The male factor infertility with defective sperm function is seen in about 24% of infertile couples.[1],[2] The common morphological features suggestive of abnormal sperm functions are decreased sperm count, i.e., oligospermia and decreased sperm motility.[3] The cause of oligospermia and asthenozoospermia are multifactorial and not completely understood but the most commonly associated finding is increased levels of reactive oxygen species (ROS) in seminal fluid.[4],[5] The ROS commonly produced by human spermatozoa (as well as leukocytes) are hydrogen peroxide, the superoxide anion (• O2−), the hydroxyl radical (OH−), and hypochlorite radical (OHCl−).[6],[7] The normal sperm function (maturation, capacitation, acrosomal reactions, and fertilization) is associated with controlled release of ROS, but excessive levels cause sperm dysfunction.[8] Immature, morphologically abnormal spermatozoa and seminal leukocytes are the main sources of ROS in human ejaculates.[9] The membrane damage by lipid peroxidation caused by ROS is indicated by the high level of their by-product malondialdehyde (MDA) in semen.[10],[11] The antioxidant system in semen is mainly provided by seminal fluid which comprises nonenzymatic antioxidants like Vitamin C and E, hypotaurine, taurine, L-carnitine, lycopene [5] and enzymes like superoxide dismutase (SOD), catalases, glutathione peroxidase (GPX) glucose-6-phosphate dehydrogenase (G-6-PDH), glutathione (GSH).[12] The antioxidant system scavenges the ROS and thus reduces abnormal spermatogenesis, DNA fragmentation, premature spermatogenesis, and cryodamage to spermatozoa during freezing. The dietary antioxidants improve semen quality in smokers and improve assisted reproductive technique results in oligoasthenospermic males.[13]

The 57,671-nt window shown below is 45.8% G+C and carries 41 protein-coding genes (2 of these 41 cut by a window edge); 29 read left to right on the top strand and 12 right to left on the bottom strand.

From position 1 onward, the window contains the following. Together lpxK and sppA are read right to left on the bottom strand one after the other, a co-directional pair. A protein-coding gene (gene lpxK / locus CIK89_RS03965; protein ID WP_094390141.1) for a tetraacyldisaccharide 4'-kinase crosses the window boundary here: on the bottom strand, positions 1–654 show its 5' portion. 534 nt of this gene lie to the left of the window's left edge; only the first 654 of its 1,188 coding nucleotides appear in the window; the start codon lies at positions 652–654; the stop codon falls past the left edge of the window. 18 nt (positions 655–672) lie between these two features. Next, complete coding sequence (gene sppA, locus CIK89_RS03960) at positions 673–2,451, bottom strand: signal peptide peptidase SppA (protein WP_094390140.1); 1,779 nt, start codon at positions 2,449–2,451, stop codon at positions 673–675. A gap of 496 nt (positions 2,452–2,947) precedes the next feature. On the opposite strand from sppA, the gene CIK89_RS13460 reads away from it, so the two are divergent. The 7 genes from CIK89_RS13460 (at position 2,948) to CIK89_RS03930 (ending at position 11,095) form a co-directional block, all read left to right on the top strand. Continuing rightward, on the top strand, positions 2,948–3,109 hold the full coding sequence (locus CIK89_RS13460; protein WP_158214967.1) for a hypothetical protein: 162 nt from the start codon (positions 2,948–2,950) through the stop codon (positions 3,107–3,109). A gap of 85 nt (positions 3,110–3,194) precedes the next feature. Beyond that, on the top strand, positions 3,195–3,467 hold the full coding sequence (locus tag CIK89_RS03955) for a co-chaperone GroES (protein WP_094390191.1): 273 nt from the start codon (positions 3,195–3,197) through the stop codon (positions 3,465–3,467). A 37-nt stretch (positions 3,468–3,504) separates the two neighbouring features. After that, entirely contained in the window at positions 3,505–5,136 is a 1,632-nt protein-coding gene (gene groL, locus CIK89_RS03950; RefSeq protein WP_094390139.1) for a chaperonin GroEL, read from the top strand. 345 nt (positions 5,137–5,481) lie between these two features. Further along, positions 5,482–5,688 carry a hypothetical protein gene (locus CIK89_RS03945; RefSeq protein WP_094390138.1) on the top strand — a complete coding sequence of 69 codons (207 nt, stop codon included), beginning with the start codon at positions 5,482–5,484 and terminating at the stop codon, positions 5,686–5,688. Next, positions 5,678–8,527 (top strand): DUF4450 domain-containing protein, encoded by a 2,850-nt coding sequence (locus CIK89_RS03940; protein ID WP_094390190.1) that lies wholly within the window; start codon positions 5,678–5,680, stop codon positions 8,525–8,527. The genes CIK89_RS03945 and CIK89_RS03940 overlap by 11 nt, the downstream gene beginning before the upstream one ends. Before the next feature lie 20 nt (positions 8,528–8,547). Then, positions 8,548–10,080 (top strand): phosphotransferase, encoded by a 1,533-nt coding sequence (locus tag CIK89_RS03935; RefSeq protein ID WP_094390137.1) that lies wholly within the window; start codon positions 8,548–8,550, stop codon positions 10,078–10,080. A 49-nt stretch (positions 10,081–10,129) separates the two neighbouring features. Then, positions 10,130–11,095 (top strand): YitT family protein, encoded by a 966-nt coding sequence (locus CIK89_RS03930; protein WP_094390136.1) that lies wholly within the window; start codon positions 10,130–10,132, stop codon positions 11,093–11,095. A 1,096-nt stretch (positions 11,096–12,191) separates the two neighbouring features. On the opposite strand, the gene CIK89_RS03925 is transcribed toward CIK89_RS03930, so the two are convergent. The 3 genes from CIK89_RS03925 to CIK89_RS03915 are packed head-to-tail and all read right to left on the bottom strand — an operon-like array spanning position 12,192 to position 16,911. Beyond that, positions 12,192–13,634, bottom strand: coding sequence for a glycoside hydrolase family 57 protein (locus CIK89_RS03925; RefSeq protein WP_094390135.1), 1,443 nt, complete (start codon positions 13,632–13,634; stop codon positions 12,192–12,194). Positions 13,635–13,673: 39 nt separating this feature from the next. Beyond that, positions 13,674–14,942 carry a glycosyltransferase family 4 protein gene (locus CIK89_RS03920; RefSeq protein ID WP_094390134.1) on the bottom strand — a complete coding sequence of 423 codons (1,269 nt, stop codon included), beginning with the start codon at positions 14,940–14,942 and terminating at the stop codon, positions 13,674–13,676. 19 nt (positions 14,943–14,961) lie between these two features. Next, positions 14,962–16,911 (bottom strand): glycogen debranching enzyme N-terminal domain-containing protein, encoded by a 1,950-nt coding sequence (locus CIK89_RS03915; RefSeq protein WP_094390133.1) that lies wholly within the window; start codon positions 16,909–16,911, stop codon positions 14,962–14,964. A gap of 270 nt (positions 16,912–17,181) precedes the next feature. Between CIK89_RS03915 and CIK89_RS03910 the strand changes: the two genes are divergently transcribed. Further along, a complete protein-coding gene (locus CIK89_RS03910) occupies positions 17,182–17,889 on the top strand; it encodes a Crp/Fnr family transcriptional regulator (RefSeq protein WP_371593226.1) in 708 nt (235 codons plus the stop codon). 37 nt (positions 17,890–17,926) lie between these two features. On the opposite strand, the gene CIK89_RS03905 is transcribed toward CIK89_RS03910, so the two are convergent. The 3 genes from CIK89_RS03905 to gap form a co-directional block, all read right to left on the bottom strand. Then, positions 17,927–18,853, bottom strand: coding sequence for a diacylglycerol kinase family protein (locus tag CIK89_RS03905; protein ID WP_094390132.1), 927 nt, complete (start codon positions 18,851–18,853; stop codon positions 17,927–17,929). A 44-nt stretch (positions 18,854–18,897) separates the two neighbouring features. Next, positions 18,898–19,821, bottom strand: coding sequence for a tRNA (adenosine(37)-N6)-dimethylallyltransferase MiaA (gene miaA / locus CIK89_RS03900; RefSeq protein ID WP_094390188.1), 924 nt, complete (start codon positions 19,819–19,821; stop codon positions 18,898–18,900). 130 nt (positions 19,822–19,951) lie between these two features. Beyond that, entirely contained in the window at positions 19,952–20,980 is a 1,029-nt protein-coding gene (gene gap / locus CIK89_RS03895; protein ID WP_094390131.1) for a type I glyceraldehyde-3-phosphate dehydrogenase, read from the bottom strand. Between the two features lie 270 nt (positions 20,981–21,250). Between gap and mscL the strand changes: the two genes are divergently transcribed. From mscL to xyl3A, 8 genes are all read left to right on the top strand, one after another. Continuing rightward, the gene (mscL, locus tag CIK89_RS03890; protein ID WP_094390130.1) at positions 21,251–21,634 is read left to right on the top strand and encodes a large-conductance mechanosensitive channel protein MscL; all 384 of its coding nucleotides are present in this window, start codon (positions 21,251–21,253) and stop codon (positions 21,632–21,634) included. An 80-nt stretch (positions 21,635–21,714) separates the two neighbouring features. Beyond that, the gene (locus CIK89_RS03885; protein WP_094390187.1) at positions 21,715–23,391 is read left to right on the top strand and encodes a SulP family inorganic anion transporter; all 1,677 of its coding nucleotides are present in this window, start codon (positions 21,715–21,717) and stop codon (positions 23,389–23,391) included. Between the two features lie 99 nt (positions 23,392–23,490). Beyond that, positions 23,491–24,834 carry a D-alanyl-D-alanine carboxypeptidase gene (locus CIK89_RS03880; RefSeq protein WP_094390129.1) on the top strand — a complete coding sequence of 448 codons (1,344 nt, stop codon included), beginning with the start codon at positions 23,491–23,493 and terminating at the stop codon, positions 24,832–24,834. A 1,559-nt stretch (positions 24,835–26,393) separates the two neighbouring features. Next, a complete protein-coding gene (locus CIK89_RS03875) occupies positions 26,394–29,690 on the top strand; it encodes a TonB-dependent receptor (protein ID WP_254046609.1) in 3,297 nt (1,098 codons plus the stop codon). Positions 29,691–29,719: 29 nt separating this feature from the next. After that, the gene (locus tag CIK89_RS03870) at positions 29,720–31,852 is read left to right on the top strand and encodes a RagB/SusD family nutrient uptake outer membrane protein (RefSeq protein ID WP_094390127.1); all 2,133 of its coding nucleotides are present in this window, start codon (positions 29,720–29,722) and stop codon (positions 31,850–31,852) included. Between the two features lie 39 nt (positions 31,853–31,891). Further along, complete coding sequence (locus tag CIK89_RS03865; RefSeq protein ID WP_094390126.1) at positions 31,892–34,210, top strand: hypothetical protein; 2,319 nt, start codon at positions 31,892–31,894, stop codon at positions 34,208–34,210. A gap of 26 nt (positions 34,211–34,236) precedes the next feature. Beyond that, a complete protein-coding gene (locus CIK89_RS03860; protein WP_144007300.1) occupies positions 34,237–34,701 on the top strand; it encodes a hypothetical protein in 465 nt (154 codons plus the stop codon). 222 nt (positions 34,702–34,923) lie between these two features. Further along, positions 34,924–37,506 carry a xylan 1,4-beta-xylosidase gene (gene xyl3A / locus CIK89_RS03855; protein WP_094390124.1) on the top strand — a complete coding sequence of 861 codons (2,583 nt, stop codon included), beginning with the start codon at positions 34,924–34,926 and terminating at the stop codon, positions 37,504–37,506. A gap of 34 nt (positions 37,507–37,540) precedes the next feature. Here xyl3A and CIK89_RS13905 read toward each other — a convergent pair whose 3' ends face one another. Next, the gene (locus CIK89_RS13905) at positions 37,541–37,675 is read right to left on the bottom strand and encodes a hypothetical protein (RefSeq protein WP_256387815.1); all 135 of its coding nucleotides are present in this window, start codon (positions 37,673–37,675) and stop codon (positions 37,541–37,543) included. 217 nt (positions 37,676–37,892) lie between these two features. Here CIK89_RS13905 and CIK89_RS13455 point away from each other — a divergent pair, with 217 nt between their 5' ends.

Aims and objectives

The primary objective of the present clinical investigation is to determine whether there exists a relationship between the antioxidant system and ROS with clinical parameters in seminal plasma of infertile men.

 Materials and Methods



A case–control study was designed. Following Institutional Review Board approval, the semen samples were collected from the case and the control groups. Total fifty semen samples of infertile males attending the infertility clinic were collected into sterile plastic containers by masturbation after an abstinence period of 3–5 days and were analyzed within 1 h of collection. Semen analysis was carried out to measure sperm concentration, sperm motility, and sperm morphology. Samples with a leukocyte concentration >106/ml of ejaculate and specimens with hyperviscosity were excluded from this study. Semen sample of fifty infertile men was divided into three groups: Group I - Normospermic (count >15 million/ml), Group II - Asthenospermic (motility <32%) and Group III - Oligospermic (counts <15 million/ml) subjects based on the sperm count and sperm motility. The samples were also divided into two groups: Group IV with semen pH >7.2 (25 samples) and Group V - Semen pH <7.2 (25 samples). The grouping was based on the WHO guideline for semen analysis.[14] The semen antioxidant parameters such as G-6-PDH (spectrophotometric method Kornberg and Horecker, 1955)., catalase (Maehly and Chance 1954), GPX (Rotruck method), GSH (dithiobisnitro-benzoate method), SOD (direct method), and MDA (thiobarbituric acid reactive substances assay kit method) were investigated.